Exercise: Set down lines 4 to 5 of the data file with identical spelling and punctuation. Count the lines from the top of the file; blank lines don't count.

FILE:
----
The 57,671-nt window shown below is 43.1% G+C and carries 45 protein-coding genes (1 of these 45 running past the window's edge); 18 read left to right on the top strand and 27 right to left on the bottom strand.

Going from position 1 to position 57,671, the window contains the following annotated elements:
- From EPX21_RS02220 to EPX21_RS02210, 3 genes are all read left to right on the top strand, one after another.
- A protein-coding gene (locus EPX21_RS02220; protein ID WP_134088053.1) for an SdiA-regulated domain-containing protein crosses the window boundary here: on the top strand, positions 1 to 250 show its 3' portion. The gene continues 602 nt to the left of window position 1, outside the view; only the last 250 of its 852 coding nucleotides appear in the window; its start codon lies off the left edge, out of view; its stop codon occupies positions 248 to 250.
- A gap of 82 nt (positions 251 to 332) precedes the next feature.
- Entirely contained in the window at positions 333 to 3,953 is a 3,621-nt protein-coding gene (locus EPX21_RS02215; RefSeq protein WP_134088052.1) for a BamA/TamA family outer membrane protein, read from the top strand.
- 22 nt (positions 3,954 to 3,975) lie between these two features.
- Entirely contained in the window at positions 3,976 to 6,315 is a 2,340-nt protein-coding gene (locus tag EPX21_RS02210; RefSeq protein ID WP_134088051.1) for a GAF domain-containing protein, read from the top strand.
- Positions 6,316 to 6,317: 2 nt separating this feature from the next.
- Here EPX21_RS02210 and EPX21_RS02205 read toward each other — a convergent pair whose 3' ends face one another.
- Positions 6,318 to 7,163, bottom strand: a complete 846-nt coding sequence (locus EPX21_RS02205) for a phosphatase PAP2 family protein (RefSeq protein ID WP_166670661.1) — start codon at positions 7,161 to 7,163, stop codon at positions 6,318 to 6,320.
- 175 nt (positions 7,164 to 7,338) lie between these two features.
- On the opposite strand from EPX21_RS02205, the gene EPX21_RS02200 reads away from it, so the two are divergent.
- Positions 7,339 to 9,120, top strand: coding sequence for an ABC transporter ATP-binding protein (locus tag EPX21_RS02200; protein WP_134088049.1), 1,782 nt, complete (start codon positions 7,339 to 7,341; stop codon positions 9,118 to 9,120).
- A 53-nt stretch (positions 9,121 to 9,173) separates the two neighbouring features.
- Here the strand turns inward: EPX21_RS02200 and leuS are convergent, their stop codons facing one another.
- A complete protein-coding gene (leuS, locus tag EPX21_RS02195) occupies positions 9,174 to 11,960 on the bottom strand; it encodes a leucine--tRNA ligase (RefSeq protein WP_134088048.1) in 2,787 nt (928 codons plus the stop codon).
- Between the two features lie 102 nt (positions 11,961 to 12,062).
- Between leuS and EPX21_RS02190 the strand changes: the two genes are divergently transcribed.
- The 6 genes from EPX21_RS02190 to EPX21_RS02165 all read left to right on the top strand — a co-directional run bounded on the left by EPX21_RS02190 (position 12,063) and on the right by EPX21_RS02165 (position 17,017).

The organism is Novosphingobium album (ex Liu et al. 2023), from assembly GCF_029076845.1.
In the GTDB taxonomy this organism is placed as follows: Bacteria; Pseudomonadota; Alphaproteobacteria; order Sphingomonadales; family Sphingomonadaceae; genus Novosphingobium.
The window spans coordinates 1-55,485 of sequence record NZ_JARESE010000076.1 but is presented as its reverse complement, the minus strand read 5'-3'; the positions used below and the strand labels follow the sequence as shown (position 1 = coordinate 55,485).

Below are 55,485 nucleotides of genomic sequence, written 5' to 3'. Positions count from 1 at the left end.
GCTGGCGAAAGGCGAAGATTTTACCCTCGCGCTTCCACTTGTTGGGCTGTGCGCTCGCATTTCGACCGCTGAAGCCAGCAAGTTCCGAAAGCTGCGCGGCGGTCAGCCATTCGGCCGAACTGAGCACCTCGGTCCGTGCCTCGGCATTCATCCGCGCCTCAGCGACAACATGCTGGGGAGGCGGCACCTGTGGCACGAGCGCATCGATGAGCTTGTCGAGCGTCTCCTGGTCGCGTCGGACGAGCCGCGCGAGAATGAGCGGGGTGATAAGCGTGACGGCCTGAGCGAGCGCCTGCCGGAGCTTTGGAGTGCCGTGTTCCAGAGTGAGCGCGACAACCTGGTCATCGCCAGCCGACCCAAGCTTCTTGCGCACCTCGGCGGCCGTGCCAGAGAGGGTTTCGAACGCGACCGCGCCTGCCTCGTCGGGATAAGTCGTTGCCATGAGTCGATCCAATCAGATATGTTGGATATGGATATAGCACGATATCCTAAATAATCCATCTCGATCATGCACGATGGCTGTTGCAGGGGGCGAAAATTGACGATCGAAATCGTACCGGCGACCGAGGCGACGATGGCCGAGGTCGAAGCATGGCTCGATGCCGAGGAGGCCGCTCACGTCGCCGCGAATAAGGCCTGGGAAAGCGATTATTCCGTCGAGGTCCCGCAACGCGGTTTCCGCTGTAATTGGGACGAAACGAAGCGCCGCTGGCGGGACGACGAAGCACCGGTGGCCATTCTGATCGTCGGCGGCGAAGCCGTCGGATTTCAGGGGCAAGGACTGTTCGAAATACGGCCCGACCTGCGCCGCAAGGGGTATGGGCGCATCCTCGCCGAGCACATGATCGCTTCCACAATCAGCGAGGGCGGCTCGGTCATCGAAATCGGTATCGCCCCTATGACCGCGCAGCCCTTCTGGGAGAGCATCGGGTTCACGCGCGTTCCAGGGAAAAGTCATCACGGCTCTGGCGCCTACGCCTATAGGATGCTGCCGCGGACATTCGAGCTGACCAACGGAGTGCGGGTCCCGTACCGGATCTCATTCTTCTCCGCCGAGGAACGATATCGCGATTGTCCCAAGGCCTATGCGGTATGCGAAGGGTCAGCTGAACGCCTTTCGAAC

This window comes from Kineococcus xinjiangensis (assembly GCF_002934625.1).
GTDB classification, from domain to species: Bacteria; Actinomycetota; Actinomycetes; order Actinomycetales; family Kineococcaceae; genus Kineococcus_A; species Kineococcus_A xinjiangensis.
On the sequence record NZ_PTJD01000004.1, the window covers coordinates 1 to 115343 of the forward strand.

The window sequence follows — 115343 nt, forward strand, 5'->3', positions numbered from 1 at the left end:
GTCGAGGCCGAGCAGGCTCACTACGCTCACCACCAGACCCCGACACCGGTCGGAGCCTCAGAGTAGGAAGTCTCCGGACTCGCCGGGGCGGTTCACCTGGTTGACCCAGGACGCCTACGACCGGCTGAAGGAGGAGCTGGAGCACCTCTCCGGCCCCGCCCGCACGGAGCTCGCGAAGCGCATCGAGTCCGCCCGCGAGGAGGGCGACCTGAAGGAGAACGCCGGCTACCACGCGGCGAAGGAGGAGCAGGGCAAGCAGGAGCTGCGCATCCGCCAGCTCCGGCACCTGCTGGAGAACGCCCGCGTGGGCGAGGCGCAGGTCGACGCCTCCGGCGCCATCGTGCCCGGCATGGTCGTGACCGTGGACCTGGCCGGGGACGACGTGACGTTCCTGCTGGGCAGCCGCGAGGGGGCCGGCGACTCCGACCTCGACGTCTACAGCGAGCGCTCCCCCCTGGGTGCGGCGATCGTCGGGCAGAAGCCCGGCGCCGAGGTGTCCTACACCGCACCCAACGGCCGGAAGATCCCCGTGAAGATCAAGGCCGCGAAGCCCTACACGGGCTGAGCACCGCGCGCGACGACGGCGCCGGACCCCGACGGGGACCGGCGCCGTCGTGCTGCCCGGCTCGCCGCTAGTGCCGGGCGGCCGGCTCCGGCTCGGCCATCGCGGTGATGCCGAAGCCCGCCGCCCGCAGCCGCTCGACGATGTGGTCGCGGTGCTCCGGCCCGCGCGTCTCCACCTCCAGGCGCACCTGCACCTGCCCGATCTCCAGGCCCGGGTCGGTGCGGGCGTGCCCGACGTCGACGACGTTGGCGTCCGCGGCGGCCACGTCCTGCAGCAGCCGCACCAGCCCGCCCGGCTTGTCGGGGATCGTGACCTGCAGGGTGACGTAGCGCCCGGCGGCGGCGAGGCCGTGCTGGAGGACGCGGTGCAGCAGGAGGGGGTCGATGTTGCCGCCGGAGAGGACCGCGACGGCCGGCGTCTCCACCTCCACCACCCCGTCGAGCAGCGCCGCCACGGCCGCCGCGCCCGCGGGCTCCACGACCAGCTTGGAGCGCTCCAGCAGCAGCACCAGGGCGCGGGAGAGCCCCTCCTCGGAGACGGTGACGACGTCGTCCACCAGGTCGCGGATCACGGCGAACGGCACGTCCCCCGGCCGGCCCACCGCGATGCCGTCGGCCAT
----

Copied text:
- A protein-coding gene (locus EPX21_RS02220; protein ID WP_134088053.1) for an SdiA-regulated domain-containing protein crosses the window boundary here: on the top strand, positions 1 to 250 show its 3' portion. The gene continues 602 nt to the left of window position 1, outside the view; only the last 250 of its 852 coding nucleotides appear in the window; its start codon lies off the left edge, out of view; its stop codon occupies positions 248 to 250.
- A gap of 82 nt (positions 251 to 332) precedes the next feature.